“This testing will tell us whether there’s evidence of infection more widespread than we think there is. We don’t think there is at the moment”
Britain has started random tests for coronavirus on flu patients in order to have an early warning system in place in case the outbreak becomes more widespread in the country, a senior health official said.
"We're heightening our vigilance because of the apparent spread of the virus in countries outside of mainland China," Public Health England's medical director, Paul Cosford, told BBC radio on Wednesday.
Britain has so far had 13 cases of coronavirus. An outbreak in northern Italy worsened on Wednesday, and the illness has spread to Spain, Austria, Switzerland, Croatia and France via visitors who were recently in northern Italy.
The disease is believed to have originated in a market selling wildlife in the Chinese city of Wuhan late last year and has infected about 80,000 people and killed more than 2,700, the vast majority in China.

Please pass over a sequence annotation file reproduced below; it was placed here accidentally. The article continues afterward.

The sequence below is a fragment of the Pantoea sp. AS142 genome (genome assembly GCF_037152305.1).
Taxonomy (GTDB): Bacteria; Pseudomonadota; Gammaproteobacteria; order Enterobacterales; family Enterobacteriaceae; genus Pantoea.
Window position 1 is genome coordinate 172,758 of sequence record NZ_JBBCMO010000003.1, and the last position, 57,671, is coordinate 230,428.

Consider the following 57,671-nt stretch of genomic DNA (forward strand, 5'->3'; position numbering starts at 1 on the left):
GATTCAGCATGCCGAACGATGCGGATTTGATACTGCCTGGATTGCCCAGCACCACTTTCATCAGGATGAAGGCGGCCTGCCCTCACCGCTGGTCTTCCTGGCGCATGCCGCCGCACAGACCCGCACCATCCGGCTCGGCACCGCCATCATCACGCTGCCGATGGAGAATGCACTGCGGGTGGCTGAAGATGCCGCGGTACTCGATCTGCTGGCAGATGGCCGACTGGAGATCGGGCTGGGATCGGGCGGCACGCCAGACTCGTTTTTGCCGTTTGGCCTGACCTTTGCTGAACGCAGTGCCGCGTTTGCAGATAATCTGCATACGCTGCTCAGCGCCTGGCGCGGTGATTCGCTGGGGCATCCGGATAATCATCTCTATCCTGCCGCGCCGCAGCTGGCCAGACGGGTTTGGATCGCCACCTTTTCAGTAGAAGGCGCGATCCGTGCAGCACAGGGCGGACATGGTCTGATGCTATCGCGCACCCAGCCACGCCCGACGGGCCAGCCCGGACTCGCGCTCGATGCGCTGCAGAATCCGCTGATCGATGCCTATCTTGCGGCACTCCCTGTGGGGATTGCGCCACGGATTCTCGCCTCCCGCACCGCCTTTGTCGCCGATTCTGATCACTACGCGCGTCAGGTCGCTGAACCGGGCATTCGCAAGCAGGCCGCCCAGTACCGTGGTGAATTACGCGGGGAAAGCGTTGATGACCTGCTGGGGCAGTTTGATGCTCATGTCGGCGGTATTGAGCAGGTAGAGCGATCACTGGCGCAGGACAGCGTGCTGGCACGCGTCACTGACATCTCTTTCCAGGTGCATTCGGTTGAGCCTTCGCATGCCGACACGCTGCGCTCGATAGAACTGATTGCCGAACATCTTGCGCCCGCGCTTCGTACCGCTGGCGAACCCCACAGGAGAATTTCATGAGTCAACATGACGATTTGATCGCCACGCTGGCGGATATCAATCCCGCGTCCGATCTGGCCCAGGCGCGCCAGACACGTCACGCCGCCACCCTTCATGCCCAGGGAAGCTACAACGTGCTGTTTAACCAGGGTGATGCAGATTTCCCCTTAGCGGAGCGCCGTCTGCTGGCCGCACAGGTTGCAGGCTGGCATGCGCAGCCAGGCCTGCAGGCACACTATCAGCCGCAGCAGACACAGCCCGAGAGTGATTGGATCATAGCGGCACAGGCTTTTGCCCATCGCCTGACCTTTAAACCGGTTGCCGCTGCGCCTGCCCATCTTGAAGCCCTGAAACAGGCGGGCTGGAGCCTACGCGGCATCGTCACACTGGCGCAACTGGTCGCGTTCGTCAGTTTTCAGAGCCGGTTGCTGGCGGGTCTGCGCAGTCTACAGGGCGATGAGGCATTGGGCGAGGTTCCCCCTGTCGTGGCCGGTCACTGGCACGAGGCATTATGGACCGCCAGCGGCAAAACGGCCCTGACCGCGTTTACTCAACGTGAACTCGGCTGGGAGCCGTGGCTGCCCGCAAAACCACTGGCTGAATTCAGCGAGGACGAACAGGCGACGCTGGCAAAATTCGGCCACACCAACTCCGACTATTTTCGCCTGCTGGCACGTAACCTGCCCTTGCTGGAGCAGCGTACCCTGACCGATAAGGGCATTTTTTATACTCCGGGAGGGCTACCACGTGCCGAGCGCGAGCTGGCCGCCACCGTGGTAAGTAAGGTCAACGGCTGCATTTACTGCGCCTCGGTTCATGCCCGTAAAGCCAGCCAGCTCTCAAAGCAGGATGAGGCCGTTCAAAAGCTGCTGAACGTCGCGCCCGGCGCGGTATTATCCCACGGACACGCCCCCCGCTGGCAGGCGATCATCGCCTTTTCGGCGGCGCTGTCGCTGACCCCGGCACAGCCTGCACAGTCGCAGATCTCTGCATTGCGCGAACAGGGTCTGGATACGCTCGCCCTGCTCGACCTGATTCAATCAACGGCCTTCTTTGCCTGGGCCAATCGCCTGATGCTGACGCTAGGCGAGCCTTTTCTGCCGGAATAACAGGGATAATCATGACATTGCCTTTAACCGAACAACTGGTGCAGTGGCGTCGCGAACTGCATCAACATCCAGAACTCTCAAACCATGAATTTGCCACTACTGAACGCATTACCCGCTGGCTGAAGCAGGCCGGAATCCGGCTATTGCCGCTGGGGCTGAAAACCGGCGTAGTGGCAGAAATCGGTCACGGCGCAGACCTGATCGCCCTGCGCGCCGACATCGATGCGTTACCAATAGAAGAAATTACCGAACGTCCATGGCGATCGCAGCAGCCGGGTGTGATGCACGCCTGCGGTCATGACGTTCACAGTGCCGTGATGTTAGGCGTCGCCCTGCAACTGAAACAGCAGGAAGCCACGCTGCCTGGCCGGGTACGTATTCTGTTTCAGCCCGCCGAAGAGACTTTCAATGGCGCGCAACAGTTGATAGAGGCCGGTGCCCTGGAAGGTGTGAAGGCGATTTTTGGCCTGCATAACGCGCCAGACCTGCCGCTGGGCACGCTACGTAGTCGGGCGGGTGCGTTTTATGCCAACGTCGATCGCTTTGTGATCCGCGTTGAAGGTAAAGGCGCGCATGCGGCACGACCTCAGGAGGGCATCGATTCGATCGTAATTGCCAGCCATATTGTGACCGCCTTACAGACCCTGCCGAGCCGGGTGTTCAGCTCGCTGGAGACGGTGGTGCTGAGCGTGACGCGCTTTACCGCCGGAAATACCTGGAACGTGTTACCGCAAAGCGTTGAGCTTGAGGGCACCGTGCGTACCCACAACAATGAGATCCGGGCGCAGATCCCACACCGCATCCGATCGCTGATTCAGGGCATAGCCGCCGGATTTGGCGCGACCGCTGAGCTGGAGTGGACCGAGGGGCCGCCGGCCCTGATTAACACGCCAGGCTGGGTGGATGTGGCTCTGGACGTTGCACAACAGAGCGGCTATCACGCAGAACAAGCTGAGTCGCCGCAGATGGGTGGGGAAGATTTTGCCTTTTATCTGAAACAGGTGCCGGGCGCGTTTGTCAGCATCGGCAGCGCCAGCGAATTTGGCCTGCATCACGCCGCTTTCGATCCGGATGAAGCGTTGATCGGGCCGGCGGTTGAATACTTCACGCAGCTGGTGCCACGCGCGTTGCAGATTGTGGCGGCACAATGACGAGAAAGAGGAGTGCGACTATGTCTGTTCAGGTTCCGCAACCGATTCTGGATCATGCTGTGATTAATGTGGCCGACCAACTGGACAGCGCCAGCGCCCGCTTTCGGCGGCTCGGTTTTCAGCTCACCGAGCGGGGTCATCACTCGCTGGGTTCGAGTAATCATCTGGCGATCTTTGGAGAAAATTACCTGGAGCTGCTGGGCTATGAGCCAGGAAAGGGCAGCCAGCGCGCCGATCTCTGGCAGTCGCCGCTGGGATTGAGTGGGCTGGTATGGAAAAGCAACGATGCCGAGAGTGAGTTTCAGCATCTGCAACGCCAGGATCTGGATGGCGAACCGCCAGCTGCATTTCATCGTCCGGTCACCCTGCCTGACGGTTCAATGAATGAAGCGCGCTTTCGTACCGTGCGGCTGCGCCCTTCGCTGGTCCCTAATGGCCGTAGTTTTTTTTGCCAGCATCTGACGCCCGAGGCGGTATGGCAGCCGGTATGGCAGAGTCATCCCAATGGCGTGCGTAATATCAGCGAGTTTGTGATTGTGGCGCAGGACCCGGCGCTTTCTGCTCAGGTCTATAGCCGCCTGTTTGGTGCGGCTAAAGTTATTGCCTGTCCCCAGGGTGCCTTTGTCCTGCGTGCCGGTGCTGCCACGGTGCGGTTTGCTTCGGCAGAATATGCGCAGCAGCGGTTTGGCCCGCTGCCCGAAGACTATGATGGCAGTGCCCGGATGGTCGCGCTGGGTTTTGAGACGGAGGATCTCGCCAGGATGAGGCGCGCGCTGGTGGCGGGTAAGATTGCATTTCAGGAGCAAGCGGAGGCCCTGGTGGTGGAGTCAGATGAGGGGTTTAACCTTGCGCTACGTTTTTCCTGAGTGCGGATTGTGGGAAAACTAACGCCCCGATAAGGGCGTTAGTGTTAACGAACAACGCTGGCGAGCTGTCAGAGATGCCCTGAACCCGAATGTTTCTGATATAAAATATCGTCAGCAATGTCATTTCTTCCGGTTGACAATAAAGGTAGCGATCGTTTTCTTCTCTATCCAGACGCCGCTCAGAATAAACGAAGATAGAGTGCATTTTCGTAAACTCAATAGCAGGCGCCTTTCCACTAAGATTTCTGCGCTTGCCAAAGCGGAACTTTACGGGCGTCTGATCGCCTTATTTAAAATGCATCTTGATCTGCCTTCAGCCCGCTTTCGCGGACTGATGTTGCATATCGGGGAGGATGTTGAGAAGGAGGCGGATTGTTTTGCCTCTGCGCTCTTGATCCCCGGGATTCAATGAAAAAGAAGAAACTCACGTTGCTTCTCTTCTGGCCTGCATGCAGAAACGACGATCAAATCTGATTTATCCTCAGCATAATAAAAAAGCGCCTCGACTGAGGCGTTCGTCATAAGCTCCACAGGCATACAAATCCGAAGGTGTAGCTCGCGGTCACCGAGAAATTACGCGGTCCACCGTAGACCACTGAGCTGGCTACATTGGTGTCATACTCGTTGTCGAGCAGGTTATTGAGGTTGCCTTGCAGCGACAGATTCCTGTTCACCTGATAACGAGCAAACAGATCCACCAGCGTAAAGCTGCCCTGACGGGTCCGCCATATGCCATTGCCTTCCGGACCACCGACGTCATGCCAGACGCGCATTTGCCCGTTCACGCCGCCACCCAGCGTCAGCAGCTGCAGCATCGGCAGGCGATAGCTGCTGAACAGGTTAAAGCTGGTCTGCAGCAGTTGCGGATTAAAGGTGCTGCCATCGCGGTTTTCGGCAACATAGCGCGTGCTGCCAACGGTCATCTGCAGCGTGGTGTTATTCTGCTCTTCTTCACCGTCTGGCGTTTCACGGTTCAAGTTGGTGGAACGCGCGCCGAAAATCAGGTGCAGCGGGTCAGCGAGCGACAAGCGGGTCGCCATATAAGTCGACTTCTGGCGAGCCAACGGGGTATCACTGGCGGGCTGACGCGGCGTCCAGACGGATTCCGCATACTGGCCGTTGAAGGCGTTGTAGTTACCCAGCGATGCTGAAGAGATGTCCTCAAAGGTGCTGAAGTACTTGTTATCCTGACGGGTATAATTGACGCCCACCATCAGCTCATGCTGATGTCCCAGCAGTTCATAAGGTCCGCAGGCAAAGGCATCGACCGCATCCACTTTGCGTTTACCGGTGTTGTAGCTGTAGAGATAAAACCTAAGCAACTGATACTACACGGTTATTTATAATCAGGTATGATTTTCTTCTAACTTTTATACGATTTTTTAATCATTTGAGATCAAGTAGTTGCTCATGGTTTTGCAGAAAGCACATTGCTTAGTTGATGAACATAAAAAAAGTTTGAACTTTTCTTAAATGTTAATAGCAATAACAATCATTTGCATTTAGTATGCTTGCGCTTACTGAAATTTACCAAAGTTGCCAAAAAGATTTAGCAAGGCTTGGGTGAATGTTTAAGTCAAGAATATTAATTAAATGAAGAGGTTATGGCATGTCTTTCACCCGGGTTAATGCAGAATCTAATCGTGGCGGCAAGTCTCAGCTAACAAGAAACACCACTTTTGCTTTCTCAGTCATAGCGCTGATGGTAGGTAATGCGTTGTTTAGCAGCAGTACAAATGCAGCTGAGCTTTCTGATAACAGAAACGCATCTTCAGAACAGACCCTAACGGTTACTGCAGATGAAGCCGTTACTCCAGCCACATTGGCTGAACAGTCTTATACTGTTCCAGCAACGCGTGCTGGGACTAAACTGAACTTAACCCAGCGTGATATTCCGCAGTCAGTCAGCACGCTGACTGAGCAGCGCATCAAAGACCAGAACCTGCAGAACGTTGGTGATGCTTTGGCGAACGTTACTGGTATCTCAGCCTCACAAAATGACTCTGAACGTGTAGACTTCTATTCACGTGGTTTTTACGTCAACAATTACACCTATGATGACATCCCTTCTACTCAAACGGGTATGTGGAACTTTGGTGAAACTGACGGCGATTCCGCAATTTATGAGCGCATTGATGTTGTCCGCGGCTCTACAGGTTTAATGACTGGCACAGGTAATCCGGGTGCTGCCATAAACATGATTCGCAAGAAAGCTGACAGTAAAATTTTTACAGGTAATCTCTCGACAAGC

In Britain, the random tests for the virus will be carried out at 11 hospitals and 100 general medical offices on people who have flu symptoms including a cough, plus shortness of breath and a fever.
"This testing will tell us whether there's evidence of infection more widespread than we think there is. We don't think there is at the moment," Cosford said.
"The other thing it will do is, if we do get to the position of more widespread infection across the country, then it will give us early warning that that's happening," he said.